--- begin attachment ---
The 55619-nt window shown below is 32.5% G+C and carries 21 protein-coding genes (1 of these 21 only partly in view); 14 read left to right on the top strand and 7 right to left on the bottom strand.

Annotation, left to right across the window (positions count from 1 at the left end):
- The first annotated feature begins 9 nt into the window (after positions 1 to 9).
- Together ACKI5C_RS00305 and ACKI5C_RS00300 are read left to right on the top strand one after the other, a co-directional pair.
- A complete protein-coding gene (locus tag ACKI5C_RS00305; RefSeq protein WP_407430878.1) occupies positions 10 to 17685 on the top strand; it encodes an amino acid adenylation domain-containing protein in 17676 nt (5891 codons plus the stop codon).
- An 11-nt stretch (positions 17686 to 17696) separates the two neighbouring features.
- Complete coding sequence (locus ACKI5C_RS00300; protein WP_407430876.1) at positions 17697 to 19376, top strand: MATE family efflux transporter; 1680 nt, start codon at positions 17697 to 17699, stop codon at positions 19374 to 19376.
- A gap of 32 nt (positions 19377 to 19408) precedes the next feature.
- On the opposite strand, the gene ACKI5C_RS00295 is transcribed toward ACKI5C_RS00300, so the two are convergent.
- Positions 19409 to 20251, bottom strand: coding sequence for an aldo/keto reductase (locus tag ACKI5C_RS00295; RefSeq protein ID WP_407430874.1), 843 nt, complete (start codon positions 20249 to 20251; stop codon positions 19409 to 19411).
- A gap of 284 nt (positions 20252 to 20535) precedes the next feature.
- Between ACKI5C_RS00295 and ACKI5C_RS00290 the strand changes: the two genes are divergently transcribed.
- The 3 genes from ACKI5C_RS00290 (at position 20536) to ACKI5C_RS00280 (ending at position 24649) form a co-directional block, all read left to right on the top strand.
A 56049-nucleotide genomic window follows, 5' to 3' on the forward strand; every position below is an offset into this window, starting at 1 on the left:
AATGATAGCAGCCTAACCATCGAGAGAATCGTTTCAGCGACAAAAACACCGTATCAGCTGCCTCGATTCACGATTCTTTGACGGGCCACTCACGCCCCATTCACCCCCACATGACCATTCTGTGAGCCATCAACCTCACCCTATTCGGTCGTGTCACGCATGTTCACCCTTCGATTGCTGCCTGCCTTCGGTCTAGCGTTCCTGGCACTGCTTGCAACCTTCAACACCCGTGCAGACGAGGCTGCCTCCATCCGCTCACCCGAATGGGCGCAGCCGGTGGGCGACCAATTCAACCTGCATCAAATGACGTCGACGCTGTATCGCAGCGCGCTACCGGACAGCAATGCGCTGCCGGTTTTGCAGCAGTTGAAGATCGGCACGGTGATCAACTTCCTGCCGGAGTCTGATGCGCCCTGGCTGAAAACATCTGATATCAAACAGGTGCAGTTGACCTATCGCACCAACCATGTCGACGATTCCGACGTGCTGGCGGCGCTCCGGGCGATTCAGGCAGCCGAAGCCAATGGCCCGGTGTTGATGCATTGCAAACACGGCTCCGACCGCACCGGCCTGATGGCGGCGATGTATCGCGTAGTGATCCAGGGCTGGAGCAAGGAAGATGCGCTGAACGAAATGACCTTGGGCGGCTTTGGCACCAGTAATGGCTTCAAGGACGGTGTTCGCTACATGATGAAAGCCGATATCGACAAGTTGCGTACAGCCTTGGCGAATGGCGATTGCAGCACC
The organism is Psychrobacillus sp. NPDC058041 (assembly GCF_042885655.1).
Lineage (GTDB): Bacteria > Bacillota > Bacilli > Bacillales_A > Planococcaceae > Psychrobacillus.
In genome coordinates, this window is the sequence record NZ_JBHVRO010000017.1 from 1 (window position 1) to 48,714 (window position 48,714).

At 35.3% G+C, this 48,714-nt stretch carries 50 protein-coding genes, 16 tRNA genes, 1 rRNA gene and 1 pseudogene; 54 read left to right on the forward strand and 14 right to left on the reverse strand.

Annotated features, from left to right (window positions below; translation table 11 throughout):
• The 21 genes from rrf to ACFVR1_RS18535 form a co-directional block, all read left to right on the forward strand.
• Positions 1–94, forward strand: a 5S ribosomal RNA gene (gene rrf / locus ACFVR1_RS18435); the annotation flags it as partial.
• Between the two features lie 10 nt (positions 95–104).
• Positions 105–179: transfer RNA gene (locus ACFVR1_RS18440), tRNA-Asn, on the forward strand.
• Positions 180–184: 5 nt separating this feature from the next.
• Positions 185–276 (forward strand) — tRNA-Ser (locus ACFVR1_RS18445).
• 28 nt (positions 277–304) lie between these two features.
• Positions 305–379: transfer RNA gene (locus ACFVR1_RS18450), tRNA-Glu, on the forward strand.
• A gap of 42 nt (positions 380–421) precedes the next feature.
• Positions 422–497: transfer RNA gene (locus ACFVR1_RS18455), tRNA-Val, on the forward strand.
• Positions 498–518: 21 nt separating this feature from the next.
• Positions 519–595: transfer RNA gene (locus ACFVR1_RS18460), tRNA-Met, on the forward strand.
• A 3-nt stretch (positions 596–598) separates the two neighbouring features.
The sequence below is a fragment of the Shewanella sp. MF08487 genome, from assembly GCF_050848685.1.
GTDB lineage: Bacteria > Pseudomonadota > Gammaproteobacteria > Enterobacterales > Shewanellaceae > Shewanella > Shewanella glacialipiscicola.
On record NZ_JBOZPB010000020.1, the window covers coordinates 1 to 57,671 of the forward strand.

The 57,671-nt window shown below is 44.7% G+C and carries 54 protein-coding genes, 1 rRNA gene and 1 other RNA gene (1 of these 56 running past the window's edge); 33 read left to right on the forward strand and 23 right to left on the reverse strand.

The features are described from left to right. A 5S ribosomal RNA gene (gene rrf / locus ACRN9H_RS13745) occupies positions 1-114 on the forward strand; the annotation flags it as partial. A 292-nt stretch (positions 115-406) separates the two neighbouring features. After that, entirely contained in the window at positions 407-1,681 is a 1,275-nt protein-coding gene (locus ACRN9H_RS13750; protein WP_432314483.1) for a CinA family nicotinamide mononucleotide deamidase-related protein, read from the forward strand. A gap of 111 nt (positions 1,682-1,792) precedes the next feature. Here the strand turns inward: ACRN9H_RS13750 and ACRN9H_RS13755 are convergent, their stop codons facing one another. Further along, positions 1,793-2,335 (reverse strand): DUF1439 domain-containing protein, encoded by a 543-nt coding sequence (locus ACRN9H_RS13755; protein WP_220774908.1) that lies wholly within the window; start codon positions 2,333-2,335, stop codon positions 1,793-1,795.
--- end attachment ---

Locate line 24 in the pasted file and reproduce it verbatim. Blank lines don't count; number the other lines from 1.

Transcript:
• Positions 105–179: transfer RNA gene (locus ACFVR1_RS18440), tRNA-Asn, on the forward strand.